Hamilton County Prosecutor Joe Deters, who spoke at the rally, said Cunningham’s comments were not surprising. “Bill does this kind of thing a lot at Republican events, and we’re used to hearing it.’’

In his speech at the rally, McCain – who has all but wrapped up the GOP nomination – said his Democratic opponents are too quick to give up in Iraq.

McCain predicted that at the Tuesday night debate in Cleveland, Clinton and Obama will “fall over themselves on when they can set a date for withdrawal in Iraq.’’ "I can promise you,’’ McCain said, "I will never, ever surrender to al Qaeda."

Later, at BAE Systems in West Chester, McCain held a meeting that was closed to the public but billed as a “town hall” meeting. McCain inspected armored vehicles and toured production lines at the company, which employs 1,500 people locally and is currently undergoing an expansion.

McCain shook workers’ hands and fielded their questions about the war in Iraq, health care for veterans, education, taxes and the economy.

“I came here to mainly say thank you,” McCain told the workers. “What you are doing I believe is vital to help those brave Americans who are serving in Iraq and Afghanistan. …You are actively engaged I believe as an integral part in the struggle against radical Islamic extremism.”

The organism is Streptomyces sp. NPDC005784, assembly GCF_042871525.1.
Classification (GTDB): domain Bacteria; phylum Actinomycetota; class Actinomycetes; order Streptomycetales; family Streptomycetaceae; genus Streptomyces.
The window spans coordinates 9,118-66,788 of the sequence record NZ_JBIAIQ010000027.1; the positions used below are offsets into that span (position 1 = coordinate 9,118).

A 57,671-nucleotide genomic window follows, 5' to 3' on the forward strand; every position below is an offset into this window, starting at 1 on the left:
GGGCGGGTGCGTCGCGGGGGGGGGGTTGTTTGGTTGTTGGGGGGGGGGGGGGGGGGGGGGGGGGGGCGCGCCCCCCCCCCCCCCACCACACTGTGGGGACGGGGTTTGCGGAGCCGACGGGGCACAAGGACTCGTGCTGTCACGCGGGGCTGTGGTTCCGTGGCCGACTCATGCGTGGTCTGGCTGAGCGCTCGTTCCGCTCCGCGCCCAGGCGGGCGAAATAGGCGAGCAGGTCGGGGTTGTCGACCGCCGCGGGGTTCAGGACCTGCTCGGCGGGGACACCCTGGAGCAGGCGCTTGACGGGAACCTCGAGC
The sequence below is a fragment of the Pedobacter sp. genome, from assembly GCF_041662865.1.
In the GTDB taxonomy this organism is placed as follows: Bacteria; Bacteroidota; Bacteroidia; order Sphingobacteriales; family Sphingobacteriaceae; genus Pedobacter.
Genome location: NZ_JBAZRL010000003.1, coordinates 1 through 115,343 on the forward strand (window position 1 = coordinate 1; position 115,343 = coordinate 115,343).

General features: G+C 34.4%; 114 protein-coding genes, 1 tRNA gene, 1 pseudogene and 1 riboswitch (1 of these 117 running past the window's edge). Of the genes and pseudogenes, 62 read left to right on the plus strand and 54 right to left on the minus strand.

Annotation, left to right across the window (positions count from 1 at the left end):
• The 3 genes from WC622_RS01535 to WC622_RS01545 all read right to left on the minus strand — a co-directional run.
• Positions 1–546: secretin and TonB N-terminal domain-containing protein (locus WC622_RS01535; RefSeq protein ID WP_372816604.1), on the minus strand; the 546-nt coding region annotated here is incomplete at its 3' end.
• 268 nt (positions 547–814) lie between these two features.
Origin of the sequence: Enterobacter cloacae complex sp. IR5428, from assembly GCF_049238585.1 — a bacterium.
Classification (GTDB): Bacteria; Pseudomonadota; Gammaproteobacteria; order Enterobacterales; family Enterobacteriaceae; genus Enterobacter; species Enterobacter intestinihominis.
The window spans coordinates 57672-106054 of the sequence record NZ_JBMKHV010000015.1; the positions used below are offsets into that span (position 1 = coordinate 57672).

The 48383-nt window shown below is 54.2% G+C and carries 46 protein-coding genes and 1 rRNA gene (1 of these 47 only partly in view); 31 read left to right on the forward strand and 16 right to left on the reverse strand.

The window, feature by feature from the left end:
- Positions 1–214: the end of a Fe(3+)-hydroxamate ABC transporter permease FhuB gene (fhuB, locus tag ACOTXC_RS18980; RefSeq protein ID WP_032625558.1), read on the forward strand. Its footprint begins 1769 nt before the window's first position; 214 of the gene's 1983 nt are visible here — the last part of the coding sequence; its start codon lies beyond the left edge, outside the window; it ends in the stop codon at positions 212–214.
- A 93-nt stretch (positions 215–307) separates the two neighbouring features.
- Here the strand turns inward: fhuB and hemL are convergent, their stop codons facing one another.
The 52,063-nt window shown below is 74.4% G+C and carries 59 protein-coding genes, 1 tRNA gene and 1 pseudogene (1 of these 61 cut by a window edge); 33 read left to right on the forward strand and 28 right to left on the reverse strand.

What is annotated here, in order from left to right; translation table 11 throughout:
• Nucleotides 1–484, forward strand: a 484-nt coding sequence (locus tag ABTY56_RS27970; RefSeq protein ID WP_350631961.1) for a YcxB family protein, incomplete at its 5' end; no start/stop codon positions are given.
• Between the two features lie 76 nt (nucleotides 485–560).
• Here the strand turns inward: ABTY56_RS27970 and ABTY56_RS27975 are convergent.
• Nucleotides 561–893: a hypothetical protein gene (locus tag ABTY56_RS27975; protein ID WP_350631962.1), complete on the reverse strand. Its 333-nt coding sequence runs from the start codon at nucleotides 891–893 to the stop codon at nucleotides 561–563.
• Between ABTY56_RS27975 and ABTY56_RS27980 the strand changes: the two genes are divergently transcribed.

Staff writers John Kiesewetter, Sheila McLaughlin and The Associated Press contributed.

Special Section: Race for the White House
Ohio Primary guide: Check local and statewide races


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WLW talk show host Bill Cunningham tries to stir up the crowd  at Sen. John McCain's rally at Memorial Hall today.
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WLW talk show host Bill Cunningham tries to stir up the crowd at Sen. John McCain's rally at Memorial Hall today.


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Meeting with the news media after the rally, McCain apologizes for Cunningham's remarks.